High intake of dietary fiber is associated with reduced risk of breast cancer. This is not surprising since fiber is found primarily in fruits, vegetables, legumes, nuts, and seeds, most of which have chemopreventive components. However, fiber appears to have its own anti-cancer effects quite apart from the micronutrients found in various foods.
Increasing fiber intake could be particularly beneficial for those who (1) have high levels of inflammation; (2) have type 2 diabetes; (3) have high cholesterol; (4) need to lose weight; or (5) are undergoing hormone replacement therapy (HRT).

Types of dietary fiber

Dietary fiber comes from edible portions of plant-based foods that are resistant to digestion. Soluble fibers (pectins, gums, mucilages) dissolve in water and form a gel, which slows digestion. Insoluble fibers (cellulose, lignins) do not dissolve in water; they add bulk to the diet and speed up the passage of food and waste. There is some evidence that soluble fiber may reduce breast cancer risk more than insoluble fiber.
The following foods are good sources of soluble fiber while also having been found to be associated with reduced risk of breast cancer:
The following foods are good sources of insoluble fiber while also having been found to be associated with reduced risk of breast cancer:
Fiber is also added to some processed foods in order to qualify the foods as “high fiber” or to improve texture. This isolated or functional fiber is extracted or synthesized from plant sources. Examples include inulin (from chicory root or sugar beets), soluble corn fiber (corn), cellulose (wood pulp), maltodextrin (corn, rice, or potato starch) and polydextrose (corn starch). Such fiber-fortified foods typically lack the flavonoids and other biologically active components of fruits, vegetables, grains and nuts and may lack nutritional value, however there is no evidence that functional fiber is harmful.

Fiber and risk of breast cancer recurrence

There is very little data concerning fiber intake and risk of recurrence in breast cancer survivors. A 2011 U.S. study designed to investigate the associations between dietary fiber, carbohydrates, glycemic index and glycemic load and breast cancer prognosis reported an inverse association between fiber intake and overall likelihood of death (from any cause). However, no additional benefit was observed for fiber intakes above 9 g/day, indicating a threshold effect. Fiber intake also was found to be inversely associated with breast-cancer specific death and risk of non-fatal recurrence or second breast cancer, but the results were not statistically significant.

How fiber influences breast cancer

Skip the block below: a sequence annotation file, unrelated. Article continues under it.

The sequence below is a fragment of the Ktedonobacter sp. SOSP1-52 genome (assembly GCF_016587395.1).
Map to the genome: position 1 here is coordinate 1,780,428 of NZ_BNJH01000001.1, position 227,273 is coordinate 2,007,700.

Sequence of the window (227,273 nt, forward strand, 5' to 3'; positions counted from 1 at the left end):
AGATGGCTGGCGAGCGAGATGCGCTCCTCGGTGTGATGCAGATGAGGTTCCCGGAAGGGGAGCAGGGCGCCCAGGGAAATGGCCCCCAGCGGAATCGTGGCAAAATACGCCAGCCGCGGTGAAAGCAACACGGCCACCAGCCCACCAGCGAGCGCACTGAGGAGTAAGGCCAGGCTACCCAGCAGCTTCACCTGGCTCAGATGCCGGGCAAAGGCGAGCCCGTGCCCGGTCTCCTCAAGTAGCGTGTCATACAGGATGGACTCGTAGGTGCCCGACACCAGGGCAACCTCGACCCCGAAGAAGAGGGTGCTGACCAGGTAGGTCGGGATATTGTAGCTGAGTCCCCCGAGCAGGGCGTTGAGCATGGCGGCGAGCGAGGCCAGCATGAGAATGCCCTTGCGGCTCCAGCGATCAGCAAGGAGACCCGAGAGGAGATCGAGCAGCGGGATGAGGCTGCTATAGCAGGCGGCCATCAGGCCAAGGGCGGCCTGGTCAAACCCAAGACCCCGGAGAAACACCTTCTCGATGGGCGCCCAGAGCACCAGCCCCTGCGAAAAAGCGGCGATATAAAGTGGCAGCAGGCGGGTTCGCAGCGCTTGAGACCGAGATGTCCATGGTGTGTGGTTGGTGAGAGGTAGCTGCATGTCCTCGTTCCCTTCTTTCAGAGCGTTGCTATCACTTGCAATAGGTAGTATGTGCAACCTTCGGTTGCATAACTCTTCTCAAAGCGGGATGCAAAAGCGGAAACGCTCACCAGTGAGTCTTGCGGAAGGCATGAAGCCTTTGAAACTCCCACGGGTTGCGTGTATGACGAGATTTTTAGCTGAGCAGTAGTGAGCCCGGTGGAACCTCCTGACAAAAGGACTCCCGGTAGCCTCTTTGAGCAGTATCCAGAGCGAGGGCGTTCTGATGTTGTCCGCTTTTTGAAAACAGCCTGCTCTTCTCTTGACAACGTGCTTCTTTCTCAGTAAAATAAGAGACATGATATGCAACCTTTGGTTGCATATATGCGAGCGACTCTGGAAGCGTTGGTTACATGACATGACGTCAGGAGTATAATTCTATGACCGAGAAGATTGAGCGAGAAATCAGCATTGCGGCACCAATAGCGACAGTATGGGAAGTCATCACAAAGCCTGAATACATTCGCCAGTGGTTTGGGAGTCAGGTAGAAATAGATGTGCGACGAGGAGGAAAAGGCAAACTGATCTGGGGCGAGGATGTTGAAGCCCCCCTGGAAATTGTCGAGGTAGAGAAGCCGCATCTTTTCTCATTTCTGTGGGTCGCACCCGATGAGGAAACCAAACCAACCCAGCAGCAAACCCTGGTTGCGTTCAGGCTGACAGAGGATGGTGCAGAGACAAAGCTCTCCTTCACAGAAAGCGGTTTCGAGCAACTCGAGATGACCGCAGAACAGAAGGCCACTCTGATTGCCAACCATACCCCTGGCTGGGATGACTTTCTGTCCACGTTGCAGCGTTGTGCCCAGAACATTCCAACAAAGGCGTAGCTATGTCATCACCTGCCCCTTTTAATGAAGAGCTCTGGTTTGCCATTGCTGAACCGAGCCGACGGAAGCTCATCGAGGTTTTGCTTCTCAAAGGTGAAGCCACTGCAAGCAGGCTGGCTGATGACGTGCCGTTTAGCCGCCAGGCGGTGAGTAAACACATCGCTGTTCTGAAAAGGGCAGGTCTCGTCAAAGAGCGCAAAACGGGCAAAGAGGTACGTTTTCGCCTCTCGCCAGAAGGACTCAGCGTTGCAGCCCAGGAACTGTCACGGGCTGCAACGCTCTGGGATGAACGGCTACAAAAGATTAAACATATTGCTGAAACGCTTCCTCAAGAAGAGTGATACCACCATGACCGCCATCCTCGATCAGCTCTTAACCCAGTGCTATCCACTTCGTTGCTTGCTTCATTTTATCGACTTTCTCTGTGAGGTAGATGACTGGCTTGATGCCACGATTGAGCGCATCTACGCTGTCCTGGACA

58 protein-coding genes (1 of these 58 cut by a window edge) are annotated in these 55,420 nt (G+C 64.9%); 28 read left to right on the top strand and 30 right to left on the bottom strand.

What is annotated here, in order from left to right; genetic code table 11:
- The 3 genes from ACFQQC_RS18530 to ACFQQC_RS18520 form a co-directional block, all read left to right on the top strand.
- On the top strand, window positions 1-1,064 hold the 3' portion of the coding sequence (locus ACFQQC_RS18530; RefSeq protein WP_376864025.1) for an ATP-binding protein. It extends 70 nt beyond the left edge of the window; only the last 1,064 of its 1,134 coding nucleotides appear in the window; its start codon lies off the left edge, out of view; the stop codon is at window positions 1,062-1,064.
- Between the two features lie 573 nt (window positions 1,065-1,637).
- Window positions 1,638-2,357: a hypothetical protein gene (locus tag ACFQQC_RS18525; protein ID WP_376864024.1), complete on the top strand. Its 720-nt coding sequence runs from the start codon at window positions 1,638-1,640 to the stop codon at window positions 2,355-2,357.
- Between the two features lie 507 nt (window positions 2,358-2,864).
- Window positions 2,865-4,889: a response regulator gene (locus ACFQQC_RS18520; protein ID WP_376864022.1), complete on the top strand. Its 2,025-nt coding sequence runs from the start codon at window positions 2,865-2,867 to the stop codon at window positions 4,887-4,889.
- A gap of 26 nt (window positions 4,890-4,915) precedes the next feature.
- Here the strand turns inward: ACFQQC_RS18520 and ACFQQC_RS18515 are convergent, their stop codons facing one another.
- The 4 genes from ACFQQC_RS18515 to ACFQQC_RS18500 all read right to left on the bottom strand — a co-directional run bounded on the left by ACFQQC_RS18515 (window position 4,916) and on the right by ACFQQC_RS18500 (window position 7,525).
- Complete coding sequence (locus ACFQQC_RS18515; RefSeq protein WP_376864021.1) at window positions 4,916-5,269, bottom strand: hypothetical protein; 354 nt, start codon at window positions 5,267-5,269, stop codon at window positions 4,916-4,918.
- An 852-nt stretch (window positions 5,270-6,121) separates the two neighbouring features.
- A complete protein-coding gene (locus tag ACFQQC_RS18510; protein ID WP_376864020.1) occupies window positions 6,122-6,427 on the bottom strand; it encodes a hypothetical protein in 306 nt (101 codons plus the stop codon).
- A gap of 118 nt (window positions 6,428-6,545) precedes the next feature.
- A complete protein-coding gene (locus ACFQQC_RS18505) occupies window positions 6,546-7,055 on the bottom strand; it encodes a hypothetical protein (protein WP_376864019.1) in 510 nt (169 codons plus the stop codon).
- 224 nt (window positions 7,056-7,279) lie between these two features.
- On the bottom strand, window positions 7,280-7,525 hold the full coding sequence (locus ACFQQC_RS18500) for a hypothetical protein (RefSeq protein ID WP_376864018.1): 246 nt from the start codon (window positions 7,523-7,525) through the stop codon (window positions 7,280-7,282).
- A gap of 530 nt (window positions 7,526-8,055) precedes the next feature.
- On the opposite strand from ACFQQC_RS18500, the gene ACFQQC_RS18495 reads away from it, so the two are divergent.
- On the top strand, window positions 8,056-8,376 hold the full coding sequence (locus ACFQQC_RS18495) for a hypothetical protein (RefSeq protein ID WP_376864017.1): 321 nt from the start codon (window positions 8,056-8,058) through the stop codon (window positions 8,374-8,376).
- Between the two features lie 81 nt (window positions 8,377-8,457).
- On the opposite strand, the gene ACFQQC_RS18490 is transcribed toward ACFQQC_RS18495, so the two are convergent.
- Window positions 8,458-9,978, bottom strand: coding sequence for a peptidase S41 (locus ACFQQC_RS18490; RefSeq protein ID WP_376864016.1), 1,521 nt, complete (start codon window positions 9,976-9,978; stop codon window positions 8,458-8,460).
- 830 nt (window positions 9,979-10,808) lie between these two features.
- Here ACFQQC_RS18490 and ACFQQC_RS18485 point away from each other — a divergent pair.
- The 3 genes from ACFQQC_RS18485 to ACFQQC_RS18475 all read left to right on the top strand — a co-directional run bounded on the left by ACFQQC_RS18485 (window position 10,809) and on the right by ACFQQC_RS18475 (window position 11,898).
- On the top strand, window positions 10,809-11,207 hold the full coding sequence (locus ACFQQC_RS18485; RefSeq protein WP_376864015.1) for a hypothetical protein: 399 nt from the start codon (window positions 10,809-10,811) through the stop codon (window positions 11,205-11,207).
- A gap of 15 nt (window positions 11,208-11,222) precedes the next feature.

Most fiber-rich foods contain a variety of compounds that could influence breast cancer growth and development. Therefore, it is difficult to determine whether fiber, per se, has anticancer activities. However, researchers have attempted to solve this puzzle and provided the following explanations of fiber's role:
  • Fiber increases frequency of bowel movements (bowel motility), which in turn reduces breast cancer risk by increasing estrogen excretion. Circulating estrogen levels are an established risk factor for breast cancer.
  • High fiber intake reduces serum cholesterol levels. There is some evidence that high cholesterol promotes breast cancer.
  • Diets high in fiber reduce circulating C-reactive protein, a marker of inflammation. Inflammation is thought to increase breast cancer risk and worsen its subsequent prognosis.
  • Fiber intake reduces weight gain for similar levels of calorie intake. Overweight postmenopausal women are at increased risk of breast cancer and recurrence compared to normal weight women.
  • A high intake of dietary fiber, particularly soluble fiber, improves blood sugar control and reduces excess circulating insulin (hyperinsulinemia) in patients with type 2 diabetes. Hyperinsulinemia is associated with increased risk of breast cancer and recurrence.

Sources of information in this webpage

The food lists and other information above, which are updated continually as new research becomes available, have been developed based solely on the results of academic studies. Clicking on any of the foods will take you to its webpage, which contains specific information concerning that food's relationship to breast cancer (including its overall ranking), as well as links to supporting studies.
Below are links to 20 recent studies concerning dietary fiber and breast cancer. For a more complete list of studies, please click on the tag fiber.